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Pamela Wicker, Katie E. Misener, Lisa A. Kihl, and Graham Cuskelly

This study develops and tests a measure for perceived vulnerability to occupational fraud and examines the relationship between organizational capacity and perceived vulnerability to fraud in community sport organizations. Drawing on the opportunity dimension of fraud triangle theory and the concept of organizational capacity, the study identifies a number of risk and protection factors for vulnerability to fraud. Board members of community sport organizations in Australia, Germany, and North America were surveyed (n = 1,256). The results offer a reliable and valid scale assessing vulnerability to fraud in community sport organizations consisting of procedural and financial dimensions. The regression analyses indicate a set of risk factors for vulnerability to fraud, including the presence of paid staff, high annual and unbalanced budgets, and owning sport facilities. Protection factors include strategic planning, relationships with other institutions, and trust within the board. This knowledge can be used to design antifraud education and training resources.

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Changwook Kim, Jinwon Kim, Jeoung Hak Lee, and Yuhei Inoue

This study aims to empirically investigate how sport media consumption influences the relationships among the spatially explicit risks of COVID-19, resilience, and positive and negative affect, considering social class. To achieve this, we employed an integrated approach using spatial and aspatial analyses. The findings indicated that the negative effects of the spatially explicit risks of COVID-19 on resilience are mitigated by sport media consumption. In turn, an increased level of resilience enhances positive affect and reduces negative affect. Moreover, consumers in the upper class showed a more pronounced resilience process through sport media consumption than those in the lower class. This study contributes to the knowledge regarding the sport−resilience association by identifying the moderating effect of sport media consumption within social classes and addressing the spatially explicit risks of COVID-19. The present findings provide a basis for sport-based resilience strategies in times of adversity.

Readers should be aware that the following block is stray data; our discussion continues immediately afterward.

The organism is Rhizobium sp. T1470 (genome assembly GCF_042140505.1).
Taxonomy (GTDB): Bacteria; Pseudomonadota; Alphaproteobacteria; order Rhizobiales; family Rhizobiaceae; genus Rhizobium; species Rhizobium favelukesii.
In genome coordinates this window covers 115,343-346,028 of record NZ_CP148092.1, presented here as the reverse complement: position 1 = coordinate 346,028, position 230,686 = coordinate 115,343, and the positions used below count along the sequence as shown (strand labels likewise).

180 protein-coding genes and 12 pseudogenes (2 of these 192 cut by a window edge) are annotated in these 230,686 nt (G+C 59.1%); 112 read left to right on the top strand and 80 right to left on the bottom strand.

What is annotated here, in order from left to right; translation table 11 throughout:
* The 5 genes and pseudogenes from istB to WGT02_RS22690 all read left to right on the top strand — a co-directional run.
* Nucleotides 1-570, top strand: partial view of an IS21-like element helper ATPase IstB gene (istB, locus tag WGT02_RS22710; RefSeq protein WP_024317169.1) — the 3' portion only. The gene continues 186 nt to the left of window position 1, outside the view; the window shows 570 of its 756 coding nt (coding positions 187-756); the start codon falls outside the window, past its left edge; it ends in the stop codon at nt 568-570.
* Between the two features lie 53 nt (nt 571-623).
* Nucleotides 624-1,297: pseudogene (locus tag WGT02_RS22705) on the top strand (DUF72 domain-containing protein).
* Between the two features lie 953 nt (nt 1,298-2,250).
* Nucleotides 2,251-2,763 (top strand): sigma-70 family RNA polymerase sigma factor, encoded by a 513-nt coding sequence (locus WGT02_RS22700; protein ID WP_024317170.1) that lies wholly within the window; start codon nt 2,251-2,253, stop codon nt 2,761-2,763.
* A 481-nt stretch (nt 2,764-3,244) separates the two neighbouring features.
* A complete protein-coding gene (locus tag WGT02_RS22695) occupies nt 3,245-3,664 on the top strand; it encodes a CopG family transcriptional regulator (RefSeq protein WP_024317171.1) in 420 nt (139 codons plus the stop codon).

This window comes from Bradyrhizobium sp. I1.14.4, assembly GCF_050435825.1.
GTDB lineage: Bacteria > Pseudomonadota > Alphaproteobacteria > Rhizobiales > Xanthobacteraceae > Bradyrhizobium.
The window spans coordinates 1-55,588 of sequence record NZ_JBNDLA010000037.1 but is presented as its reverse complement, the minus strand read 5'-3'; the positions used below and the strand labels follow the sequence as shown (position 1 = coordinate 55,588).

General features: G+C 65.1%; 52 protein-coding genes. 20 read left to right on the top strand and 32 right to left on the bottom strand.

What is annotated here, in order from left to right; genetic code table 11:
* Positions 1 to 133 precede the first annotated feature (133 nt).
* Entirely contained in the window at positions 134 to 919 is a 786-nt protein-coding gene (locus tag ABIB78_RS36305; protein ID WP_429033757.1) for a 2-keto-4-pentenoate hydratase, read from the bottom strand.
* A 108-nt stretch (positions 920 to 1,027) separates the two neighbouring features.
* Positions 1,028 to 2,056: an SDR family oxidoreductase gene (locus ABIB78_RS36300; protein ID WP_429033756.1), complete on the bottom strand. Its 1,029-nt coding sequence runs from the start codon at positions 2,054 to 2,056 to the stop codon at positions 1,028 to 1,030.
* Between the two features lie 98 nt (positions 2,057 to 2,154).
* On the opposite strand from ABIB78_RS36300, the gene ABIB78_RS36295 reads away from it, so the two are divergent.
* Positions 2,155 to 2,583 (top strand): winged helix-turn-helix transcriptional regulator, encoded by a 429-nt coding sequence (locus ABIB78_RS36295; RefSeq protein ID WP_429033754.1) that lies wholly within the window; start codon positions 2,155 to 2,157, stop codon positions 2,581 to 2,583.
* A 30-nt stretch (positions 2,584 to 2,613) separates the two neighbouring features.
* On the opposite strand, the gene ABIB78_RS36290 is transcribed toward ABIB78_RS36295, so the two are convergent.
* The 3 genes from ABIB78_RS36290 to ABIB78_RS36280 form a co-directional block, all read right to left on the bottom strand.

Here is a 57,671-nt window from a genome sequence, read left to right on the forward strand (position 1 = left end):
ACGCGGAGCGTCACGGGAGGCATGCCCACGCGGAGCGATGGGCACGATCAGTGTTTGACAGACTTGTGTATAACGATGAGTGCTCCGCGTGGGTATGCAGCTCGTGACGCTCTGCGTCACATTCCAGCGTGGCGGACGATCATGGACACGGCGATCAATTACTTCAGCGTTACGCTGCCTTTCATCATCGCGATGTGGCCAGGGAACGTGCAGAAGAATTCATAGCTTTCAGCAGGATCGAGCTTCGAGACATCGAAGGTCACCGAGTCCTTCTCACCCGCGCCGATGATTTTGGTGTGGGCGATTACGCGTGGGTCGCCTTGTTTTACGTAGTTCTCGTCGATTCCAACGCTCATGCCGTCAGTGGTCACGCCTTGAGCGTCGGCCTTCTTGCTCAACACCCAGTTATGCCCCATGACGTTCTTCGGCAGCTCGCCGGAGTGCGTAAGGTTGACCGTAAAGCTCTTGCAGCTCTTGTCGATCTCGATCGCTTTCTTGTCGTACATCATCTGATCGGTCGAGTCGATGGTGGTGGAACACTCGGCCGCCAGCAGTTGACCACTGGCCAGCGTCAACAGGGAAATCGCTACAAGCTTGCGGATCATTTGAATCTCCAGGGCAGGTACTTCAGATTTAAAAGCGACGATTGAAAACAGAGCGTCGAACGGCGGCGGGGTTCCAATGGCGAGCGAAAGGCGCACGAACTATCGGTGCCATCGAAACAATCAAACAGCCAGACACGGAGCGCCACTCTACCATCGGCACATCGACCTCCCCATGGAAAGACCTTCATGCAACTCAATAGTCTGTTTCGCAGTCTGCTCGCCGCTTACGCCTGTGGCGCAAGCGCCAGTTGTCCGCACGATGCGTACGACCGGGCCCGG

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Panteleimon Ekkekakis and Nicholas B. Tiller

Dishman challenged kinesiologists to seek a compromise between “the ideal physiological prescription and a manageable behavioral prescription.” High-intensity interval training (HIIT) is the first exercise modality that has been claimed to meet this challenge, combining substantial benefits for fitness and health with pleasure and enjoyment. If true, these claims may revolutionize the science and practice of exercise. In this paper, four claims are critically appraised: (a) HIIT lowers the risk of mortality more than moderate-intensity continuous exercise, (b) HIIT doubles endurance performance after only 15 min of training over 2 weeks, (c) 1 min of HIIT is equivalent to 45 min of moderate-intensity continuous exercise, and (d) HIIT is more pleasant and enjoyable than moderate-intensity continuous exercise. The evidence for these claims appears questionable. Kinesiology should heed the principle endorsed by Hume, Laplace, and Sagan, namely that extraordinary claims should be supported by commensurate evidence.